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How Nazi Scientists and Their Wind Tunnels Ended Up in D.C.’s Suburbs

Alex Constantine - November 15, 2015

What is it? Hanging from the seven-story dome of the largest indoor atrium in federal government hands, the newly installed sculpture is sleek yet weighty, covered in polished metal but seemingly lifelike.

More than 36 feet long, it could be an abstracted sea creature starting a dive. Seen sideways from a few stories up, it brings to mind a huge plunging bird, wings tucked in and about to hit the water. And from ground level looking up, the piece could be a rocket headed your way, caught as it approaches a hard landing.

What makes the sculpture additionally confusing is that it hangs in the most recently finished building on the outer Silver Spring campus that has become the new home to the Food and Drug Administration. The campus has four other ambitious sculpture installations, and all relate closely to the agency’s mission of assessing new drugs, devices, vaccines and biologics. But this one does not.

That’s because the artist, Iñigo Manglano-Ovalle, set out to lure viewers into a challenging world — to first attract them by the appealing look of the sculpture, then invite them to wrestle with the troubling tale about all that surrounds it.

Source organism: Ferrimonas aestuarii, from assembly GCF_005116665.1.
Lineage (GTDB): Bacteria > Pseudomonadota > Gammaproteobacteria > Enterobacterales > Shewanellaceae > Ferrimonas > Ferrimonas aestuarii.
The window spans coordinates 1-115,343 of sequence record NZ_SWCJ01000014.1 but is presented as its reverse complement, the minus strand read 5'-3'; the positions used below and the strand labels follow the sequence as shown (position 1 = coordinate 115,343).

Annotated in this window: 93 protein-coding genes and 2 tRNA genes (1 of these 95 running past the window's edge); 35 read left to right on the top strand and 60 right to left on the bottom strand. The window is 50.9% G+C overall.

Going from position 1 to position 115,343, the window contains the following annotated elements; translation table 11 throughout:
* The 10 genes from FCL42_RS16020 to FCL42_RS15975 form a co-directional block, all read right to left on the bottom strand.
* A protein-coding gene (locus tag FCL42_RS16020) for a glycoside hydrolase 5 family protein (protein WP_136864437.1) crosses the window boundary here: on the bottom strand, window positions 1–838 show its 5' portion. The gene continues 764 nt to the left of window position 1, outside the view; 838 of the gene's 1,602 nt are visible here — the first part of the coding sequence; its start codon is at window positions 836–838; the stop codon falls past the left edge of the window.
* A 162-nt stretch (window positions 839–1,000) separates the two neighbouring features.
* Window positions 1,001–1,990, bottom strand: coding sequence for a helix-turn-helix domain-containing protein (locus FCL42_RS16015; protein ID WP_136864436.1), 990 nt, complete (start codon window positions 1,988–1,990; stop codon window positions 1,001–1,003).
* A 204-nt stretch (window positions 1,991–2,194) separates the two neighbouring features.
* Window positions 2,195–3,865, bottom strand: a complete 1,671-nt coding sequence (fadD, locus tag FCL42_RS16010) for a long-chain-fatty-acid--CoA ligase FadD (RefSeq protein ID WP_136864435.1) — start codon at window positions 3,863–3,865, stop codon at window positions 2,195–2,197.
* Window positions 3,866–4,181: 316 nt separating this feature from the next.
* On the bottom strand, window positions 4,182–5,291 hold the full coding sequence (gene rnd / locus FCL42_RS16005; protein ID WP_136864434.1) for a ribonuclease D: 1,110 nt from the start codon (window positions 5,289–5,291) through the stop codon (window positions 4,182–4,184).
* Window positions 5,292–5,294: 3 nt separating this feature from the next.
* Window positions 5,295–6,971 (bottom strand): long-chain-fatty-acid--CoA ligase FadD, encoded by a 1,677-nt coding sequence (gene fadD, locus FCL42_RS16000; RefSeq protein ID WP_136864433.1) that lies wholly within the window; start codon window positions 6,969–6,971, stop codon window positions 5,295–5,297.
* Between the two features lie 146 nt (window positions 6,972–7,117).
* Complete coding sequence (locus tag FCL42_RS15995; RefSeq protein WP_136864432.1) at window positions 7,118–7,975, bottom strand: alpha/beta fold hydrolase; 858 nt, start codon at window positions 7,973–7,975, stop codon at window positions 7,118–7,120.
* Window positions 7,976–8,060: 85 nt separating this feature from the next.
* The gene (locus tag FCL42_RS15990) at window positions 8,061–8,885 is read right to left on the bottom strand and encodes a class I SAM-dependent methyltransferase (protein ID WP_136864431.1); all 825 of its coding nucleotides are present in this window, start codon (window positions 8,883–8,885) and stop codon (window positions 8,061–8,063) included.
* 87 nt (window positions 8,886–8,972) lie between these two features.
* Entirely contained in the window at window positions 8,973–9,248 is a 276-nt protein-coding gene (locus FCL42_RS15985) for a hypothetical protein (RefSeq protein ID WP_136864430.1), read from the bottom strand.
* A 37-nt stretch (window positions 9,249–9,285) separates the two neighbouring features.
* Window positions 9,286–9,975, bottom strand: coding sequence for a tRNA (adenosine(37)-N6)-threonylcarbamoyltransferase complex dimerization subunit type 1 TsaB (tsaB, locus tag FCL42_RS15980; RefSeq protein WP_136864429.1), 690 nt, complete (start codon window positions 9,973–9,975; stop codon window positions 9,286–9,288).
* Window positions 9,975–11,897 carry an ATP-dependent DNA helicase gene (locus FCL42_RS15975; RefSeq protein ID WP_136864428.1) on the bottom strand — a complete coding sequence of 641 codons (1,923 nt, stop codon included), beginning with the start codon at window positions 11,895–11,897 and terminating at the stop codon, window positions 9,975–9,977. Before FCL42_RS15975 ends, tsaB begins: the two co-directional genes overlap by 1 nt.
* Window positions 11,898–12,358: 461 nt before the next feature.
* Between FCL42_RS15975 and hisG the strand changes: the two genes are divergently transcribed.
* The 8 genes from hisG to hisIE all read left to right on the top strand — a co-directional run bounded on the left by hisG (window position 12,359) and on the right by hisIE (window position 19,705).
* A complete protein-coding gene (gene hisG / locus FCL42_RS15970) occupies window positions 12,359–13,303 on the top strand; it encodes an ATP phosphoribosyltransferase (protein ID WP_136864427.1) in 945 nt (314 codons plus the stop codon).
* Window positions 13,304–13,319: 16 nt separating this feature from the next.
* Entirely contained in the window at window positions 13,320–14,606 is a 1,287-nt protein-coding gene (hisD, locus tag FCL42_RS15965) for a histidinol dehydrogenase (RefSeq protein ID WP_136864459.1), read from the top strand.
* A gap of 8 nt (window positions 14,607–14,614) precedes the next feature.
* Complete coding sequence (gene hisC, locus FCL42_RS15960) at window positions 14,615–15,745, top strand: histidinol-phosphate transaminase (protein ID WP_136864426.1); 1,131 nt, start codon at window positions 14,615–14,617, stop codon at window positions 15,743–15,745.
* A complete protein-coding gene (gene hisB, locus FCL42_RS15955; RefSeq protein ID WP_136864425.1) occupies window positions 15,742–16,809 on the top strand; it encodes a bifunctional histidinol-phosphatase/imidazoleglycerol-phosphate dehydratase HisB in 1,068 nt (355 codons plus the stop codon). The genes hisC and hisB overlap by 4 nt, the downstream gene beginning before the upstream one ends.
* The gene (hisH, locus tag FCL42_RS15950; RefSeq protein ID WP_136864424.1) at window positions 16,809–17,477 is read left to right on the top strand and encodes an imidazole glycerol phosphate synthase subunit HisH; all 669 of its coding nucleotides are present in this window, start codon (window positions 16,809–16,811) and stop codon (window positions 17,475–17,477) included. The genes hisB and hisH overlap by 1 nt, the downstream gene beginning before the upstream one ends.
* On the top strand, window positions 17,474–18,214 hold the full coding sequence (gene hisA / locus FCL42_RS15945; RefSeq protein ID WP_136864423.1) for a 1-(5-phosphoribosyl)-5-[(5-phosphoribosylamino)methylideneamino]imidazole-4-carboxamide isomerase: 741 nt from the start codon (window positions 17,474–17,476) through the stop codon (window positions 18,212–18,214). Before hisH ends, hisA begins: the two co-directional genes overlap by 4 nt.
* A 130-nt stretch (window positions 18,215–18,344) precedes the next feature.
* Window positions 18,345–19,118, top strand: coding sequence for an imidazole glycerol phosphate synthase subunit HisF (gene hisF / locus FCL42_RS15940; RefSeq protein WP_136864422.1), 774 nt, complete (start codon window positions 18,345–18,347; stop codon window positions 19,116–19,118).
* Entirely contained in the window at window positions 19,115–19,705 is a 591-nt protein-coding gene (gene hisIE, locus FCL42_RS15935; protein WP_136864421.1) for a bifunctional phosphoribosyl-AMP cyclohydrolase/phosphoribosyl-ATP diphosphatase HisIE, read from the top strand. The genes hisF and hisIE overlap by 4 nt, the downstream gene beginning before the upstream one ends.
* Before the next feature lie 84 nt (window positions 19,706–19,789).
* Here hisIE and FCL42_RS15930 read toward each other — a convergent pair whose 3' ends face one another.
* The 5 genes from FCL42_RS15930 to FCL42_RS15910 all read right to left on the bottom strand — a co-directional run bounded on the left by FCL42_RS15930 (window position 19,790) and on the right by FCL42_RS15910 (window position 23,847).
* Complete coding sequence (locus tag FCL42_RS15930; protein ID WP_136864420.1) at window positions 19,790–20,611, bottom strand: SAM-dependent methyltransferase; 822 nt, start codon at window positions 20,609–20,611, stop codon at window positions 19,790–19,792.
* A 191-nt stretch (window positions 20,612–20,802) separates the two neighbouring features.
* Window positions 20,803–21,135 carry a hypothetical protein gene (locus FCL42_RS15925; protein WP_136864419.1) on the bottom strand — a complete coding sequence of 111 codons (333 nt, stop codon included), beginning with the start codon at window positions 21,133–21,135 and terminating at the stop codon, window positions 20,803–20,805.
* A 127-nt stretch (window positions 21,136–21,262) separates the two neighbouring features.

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“Prototype for Re-Entry”

If they take up the challenge, they will find that “Prototype for Re-Entry”  is perhaps most importantly a window into the past. Artistically, it harks back to the day in 1912 when three prominent sculptors and painters visited the Paris Air Show and saw propellers and other soon-to-be military objects that the three concluded were more artistically important than anything they had ever created.

But regarding the FDA site itself, now home to 8,500 scientists, engineers, managers and support staff, the sculpture is a symbolic entryway into a morally uncomfortable and ultimately redemptive history.